• Elite Veteran
  • Senior Member
  • *****
  • Posts: 8652
  • Overlooking the path Mary's little Lamb took..
  • Liked: 1124
  • Likes Given: 243
Re: 6 segment SRB?
« Reply #26 on: 08/08/2007 05:26 PM »
uummm wasn't the aerojet 260 solid a monolithic solid and not a segmened solid?

So what is the throw weight of that baby... Anyone know how long it would need to be to meet the orion mass goals?
If you're happy and you know it,
It's your med's!

Offline Steve G

  • Regular
  • Full Member
  • *
  • Posts: 185
  • Edmonton, AB
    • Stephen H Garrity
  • Liked: 80
  • Likes Given: 5
Re: 6 segment SRB?
« Reply #27 on: 08/08/2007 05:50 PM »
For the sake of continuing the 260 solid discussion, assume they build the plant at KSC or near water.  What would the performance be for the Ares 1-260, and also, the Ares V-260?.  Also, what kind of weight would we be looking at?  I doubt if the crawlers could handle it.  lastly, in this day and age, what kind of danger would all these solids pose if there was a fire or terrorist attack?  That thought screamed at me when 9-11 was taking place.  What if they flew into the VAB?

Offline henrycheck

  • Member
  • Member
  • Posts: 84
  • Liked: 0
  • Likes Given: 0
Re: 6 segment SRB?
« Reply #28 on: 08/08/2007 06:26 PM »
Quote
Steve G - 8/8/2007  1:50 PM

For the sake of continuing the 260 solid discussion, assume they build the plant at KSC or near water.  What would the performance be for the Ares 1-260, and also, the Ares V-260?.  Also, what kind of weight would we be looking at?  I doubt if the crawlers could handle it.  lastly, in this day and age, what kind of danger would all these solids pose if there was a fire or terrorist attack?  That thought screamed at me when 9-11 was taking place.  What if they flew into the VAB?

Why would the weight be different? Might even be lighter as the shape would be more efficient.

Explosive potential might be less as well since the exposed area would be smaller.

Quick calculation . . .

To have the same volume as a five-segment SRB, a 260-inch diameter motor would need to be about 60 feet high.

(3.14)[(148/2)^2](185)(12) = 38,000,000 cubic inches

(3.14)[(260/2)^2](h)(12) = 640,000h cubic inches

h = 60 feet


Offline Jim

  • Night Gator
  • Senior Member
  • *****
  • Posts: 32440
  • Cape Canaveral Spaceport
  • Liked: 11186
  • Likes Given: 331
Re: 6 segment SRB?
« Reply #29 on: 08/08/2007 06:29 PM »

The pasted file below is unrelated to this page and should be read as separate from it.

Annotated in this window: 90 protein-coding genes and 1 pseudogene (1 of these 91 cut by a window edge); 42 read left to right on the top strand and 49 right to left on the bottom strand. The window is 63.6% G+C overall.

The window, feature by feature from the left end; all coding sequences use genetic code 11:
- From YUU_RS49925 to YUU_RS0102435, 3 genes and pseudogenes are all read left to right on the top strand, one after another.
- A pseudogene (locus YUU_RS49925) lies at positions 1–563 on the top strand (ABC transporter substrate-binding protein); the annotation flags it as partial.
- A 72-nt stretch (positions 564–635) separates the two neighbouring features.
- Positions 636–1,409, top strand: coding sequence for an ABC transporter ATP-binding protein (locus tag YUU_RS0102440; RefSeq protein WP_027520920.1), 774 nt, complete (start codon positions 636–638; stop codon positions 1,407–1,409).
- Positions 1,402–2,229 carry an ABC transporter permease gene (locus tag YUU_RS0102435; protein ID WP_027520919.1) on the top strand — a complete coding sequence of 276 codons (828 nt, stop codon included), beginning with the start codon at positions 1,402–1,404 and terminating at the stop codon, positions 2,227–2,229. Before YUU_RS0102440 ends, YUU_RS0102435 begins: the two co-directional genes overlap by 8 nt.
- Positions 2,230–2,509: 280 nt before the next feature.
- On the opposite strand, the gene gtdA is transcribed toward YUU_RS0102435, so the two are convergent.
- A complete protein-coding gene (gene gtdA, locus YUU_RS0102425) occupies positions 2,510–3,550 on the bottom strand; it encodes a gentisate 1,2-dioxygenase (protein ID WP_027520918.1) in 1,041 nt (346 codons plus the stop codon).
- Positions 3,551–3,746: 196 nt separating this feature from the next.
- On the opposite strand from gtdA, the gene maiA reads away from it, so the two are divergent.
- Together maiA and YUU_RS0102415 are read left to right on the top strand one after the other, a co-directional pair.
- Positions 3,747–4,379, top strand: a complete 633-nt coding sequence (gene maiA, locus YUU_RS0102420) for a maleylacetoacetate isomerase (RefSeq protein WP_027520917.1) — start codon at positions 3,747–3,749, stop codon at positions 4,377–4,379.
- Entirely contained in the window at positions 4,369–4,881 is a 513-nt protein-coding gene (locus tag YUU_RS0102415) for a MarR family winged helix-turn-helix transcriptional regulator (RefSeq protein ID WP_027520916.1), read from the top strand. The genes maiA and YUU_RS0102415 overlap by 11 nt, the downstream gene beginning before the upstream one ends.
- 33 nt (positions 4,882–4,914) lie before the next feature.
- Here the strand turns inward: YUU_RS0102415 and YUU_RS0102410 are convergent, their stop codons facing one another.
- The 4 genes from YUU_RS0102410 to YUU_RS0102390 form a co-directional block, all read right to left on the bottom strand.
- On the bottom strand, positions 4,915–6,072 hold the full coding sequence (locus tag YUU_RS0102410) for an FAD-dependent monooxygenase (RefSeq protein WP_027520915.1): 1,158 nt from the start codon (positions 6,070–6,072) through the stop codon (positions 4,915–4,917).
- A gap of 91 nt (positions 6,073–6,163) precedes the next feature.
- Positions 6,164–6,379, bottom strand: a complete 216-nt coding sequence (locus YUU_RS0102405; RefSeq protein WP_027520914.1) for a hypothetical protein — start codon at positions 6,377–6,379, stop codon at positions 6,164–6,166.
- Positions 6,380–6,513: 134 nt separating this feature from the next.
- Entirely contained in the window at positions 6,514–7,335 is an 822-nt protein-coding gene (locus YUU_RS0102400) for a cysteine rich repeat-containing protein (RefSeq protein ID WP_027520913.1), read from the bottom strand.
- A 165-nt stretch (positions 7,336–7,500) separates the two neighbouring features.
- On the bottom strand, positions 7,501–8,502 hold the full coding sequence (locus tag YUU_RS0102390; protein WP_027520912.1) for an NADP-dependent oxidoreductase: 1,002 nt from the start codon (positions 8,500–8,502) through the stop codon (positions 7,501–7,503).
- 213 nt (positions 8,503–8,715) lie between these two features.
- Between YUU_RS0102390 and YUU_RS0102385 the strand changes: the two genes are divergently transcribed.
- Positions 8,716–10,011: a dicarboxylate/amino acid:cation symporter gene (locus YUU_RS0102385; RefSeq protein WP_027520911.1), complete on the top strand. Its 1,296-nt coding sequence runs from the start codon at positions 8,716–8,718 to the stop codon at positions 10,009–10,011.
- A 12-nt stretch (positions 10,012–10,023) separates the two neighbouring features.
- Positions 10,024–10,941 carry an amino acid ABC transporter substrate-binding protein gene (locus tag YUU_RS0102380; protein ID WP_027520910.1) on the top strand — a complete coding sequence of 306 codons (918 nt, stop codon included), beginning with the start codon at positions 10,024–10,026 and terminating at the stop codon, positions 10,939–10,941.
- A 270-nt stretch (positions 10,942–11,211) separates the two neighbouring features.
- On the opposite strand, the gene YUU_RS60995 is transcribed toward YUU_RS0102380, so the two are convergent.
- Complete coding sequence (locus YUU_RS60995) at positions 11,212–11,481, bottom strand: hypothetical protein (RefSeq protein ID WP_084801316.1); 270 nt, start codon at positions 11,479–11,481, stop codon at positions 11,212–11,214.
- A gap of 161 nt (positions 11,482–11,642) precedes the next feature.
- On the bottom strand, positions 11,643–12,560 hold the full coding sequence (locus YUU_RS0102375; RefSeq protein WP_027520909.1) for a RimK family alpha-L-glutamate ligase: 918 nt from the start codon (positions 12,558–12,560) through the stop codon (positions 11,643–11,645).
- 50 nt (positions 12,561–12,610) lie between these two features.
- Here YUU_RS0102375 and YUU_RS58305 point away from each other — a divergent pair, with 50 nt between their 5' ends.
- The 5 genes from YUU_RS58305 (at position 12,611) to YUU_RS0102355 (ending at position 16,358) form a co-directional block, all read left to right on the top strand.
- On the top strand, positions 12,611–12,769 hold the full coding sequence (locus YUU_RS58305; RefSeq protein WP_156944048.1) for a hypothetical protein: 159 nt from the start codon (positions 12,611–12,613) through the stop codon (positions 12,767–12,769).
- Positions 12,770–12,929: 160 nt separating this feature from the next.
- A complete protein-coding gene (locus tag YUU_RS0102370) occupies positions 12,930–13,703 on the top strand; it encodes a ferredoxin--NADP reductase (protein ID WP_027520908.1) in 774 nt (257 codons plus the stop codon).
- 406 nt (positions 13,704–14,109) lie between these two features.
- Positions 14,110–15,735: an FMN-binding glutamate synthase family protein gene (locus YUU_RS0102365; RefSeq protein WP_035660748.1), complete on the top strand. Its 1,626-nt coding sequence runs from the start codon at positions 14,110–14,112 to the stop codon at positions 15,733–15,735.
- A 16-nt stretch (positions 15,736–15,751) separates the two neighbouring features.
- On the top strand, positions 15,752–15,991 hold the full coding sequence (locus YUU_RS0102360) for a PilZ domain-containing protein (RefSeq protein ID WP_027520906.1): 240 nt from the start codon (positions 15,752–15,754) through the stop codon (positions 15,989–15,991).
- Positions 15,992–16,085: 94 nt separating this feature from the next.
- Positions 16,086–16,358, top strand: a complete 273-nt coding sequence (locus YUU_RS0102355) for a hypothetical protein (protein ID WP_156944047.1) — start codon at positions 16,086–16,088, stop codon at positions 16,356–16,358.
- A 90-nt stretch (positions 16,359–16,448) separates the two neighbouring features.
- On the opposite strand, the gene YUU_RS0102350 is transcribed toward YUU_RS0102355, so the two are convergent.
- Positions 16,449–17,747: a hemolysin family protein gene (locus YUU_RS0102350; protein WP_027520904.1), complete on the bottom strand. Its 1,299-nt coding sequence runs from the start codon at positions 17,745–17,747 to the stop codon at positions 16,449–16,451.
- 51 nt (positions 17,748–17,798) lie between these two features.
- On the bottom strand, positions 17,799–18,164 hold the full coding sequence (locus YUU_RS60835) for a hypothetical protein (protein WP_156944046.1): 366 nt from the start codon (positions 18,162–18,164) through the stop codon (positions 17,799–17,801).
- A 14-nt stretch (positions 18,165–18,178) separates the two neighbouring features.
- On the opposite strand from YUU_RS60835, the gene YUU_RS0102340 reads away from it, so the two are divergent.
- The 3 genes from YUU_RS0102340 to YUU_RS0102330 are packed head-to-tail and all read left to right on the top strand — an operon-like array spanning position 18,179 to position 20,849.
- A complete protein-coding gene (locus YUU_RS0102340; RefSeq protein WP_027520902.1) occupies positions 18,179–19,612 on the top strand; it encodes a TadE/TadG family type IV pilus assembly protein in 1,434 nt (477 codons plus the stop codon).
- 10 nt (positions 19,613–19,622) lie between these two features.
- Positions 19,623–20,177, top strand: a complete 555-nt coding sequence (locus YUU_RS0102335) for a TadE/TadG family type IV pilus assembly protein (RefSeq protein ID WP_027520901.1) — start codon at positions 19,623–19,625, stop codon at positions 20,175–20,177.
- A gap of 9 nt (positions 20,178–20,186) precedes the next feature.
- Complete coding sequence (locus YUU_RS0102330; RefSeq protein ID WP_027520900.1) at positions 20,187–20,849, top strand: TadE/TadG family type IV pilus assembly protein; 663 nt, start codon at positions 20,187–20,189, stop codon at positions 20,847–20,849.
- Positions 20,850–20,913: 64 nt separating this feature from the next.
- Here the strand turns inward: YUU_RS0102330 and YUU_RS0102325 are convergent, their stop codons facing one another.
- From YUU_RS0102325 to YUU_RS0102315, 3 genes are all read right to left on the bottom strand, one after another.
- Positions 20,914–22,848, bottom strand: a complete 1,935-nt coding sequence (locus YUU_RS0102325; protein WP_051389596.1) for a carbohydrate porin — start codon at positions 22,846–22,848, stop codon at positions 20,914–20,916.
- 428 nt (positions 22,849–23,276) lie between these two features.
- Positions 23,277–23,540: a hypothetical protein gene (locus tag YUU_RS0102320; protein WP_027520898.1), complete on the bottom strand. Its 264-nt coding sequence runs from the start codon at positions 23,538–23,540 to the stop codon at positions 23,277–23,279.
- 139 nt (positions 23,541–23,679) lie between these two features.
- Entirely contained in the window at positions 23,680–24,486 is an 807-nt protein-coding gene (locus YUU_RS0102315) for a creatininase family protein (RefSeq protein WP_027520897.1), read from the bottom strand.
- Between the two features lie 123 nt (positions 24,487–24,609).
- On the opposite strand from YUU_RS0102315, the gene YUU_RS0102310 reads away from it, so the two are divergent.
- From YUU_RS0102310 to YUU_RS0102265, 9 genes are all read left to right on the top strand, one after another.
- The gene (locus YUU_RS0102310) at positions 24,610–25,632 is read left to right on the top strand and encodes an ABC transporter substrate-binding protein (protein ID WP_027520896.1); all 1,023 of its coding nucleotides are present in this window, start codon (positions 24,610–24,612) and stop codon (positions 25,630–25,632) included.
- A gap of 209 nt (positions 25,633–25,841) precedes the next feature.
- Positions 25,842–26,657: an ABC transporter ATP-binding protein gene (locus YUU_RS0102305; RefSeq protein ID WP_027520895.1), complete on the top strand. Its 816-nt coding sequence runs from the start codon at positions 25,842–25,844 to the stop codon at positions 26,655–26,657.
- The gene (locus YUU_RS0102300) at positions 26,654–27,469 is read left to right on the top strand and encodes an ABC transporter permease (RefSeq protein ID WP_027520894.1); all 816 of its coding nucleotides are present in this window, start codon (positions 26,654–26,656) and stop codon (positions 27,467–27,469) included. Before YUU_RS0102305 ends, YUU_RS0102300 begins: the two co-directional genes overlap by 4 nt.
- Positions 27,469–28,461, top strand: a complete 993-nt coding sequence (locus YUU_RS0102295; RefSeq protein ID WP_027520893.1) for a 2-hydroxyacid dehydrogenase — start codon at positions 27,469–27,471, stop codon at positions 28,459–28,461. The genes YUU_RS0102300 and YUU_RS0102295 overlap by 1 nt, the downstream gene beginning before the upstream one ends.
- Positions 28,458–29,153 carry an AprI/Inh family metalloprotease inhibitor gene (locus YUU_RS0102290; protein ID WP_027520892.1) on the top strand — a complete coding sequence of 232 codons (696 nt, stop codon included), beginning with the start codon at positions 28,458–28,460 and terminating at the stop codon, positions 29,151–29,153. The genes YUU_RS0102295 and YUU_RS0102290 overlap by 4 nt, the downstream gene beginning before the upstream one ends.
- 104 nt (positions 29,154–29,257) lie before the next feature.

Why all the talk about 260?   The stick doesn't just use the SRB's because they are solid.  They are used because there is flight history.   A liquid stage would be used before the 260 since there is some flight history since the stage would use existing engines

Offline henrycheck

  • Member
  • Member
  • Posts: 84
  • Liked: 0
  • Likes Given: 0
Re: 6 segment SRB?
« Reply #30 on: 08/08/2007 06:36 PM »
Quote
Jim - 8/8/2007  2:29 PM

Why all the talk about 260?   The stick doesn't just use the SRB's because they are solid.  They are used because there is flight history.   A liquid stage would be used before the 260 since there is some flight history since the stage would use existing engines


Continued use of solids might placate our friends in Utah.

Offline kfsorensen

  • aerospace and nuclear engineer
  • Full Member
  • ****
  • Posts: 1550
  • Huntsville, AL
    • Flibe Energy
  • Liked: 117
  • Likes Given: 0
Re: 6 segment SRB?
« Reply #31 on: 08/08/2007 06:43 PM »
Quote
henrycheck - 8/8/2007  1:36 PM

Continued use of solids might placate our friends in Utah.
Yeah, with their vast political power....

Offline EE Scott

  • Full Member
  • ****
  • Posts: 1153
  • Liked: 41
  • Likes Given: 138
Re: 6 segment SRB?
« Reply #32 on: 08/08/2007 06:48 PM »
I doubt that ATK would be contracted to build a recreation of an Aerojet design.  Although the way decisions seem to get made currently, one must never say never...
Scott

Offline William Graham

  • Senior Member
  • *****
  • Posts: 4209
  • Liked: 213
  • Likes Given: 90
Re: 6 segment SRB?
« Reply #33 on: 08/08/2007 06:53 PM »
Quote
Lee Jay - 7/8/2007  11:43 PM
Bottom line, if you want to move something in the US that's both larger in diameter and heavier than the current SRB segments, you have to do it over water where the limits are, well, insanely large.

Super Guppy?

Offline henrycheck

  • Member
  • Member
  • Posts: 84
  • Liked: 0
  • Likes Given: 0
Re: 6 segment SRB?
« Reply #34 on: 08/08/2007 07:00 PM »
Quote
EE Scott - 8/8/2007  2:48 PM

I doubt that ATK would be contracted to build a recreation of an Aerojet design.  Although the way decisions seem to get made currently, one must never say never...


If you wanted to build big solids, why not ATK? Mix the propellant in Utah, ship by train, cast in Florida.

Offline Lee Jay

  • Elite Veteran
  • Global Moderator
  • Senior Member
  • *****
  • Posts: 6683
  • Liked: 982
  • Likes Given: 140
Re: 6 segment SRB?
« Reply #35 on: 08/08/2007 07:10 PM »
Quote
GW_Simulations - 8/8/2007  12:53 PM

Quote
Lee Jay - 7/8/2007  11:43 PM
Bottom line, if you want to move something in the US that's both larger in diameter and heavier than the current SRB segments, you have to do it over water where the limits are, well, insanely large.

Super Guppy?

WAY too heavy.  Antonov 225, maybe.

Offline Jim

  • Night Gator
  • Senior Member
  • *****
  • Posts: 32440
  • Cape Canaveral Spaceport